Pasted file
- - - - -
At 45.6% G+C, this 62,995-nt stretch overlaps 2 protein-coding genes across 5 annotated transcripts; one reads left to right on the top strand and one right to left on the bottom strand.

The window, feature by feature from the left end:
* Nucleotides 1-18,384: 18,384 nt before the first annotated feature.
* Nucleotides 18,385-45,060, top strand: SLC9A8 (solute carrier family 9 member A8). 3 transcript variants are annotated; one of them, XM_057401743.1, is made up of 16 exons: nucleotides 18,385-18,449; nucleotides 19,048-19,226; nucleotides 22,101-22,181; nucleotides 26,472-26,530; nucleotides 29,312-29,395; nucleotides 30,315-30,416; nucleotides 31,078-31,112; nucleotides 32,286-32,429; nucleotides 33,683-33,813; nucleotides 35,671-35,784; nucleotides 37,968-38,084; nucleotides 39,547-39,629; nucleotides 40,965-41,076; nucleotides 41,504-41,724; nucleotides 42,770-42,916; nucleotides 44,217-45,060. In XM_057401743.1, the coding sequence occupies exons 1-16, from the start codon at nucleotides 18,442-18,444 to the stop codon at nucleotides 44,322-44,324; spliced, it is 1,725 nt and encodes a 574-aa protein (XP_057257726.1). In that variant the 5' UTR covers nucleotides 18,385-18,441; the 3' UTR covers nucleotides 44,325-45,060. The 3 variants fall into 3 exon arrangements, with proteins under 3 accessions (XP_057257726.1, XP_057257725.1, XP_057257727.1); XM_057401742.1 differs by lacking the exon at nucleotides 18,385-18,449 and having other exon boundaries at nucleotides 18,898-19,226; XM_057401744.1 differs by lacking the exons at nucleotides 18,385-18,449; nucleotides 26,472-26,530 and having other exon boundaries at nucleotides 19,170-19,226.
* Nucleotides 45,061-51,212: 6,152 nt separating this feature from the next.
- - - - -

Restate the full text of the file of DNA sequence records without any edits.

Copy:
At 45.6% G+C, this 62,995-nt stretch overlaps 2 protein-coding genes across 5 annotated transcripts; one reads left to right on the top strand and one right to left on the bottom strand.

The window, feature by feature from the left end:
* Nucleotides 1-18,384: 18,384 nt before the first annotated feature.
* Nucleotides 18,385-45,060, top strand: SLC9A8 (solute carrier family 9 member A8). 3 transcript variants are annotated; one of them, XM_057401743.1, is made up of 16 exons: nucleotides 18,385-18,449; nucleotides 19,048-19,226; nucleotides 22,101-22,181; nucleotides 26,472-26,530; nucleotides 29,312-29,395; nucleotides 30,315-30,416; nucleotides 31,078-31,112; nucleotides 32,286-32,429; nucleotides 33,683-33,813; nucleotides 35,671-35,784; nucleotides 37,968-38,084; nucleotides 39,547-39,629; nucleotides 40,965-41,076; nucleotides 41,504-41,724; nucleotides 42,770-42,916; nucleotides 44,217-45,060. In XM_057401743.1, the coding sequence occupies exons 1-16, from the start codon at nucleotides 18,442-18,444 to the stop codon at nucleotides 44,322-44,324; spliced, it is 1,725 nt and encodes a 574-aa protein (XP_057257726.1). In that variant the 5' UTR covers nucleotides 18,385-18,441; the 3' UTR covers nucleotides 44,325-45,060. The 3 variants fall into 3 exon arrangements, with proteins under 3 accessions (XP_057257726.1, XP_057257725.1, XP_057257727.1); XM_057401742.1 differs by lacking the exon at nucleotides 18,385-18,449 and having other exon boundaries at nucleotides 18,898-19,226; XM_057401744.1 differs by lacking the exons at nucleotides 18,385-18,449; nucleotides 26,472-26,530 and having other exon boundaries at nucleotides 19,170-19,226.
* Nucleotides 45,061-51,212: 6,152 nt separating this feature from the next.